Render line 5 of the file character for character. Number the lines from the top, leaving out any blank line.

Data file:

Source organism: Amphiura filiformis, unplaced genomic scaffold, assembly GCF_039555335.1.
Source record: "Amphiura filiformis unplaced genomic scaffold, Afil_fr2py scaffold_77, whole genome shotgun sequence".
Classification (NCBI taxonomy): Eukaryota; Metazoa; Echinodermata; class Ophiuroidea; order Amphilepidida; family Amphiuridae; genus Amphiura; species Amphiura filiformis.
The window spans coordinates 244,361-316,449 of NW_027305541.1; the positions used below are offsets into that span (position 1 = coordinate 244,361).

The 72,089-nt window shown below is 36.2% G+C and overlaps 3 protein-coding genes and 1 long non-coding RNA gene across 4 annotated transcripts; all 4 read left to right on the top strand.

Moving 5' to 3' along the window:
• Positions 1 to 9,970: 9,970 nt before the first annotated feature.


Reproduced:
The 72,089-nt window shown below is 36.2% G+C and overlaps 3 protein-coding genes and 1 long non-coding RNA gene across 4 annotated transcripts; all 4 read left to right on the top strand.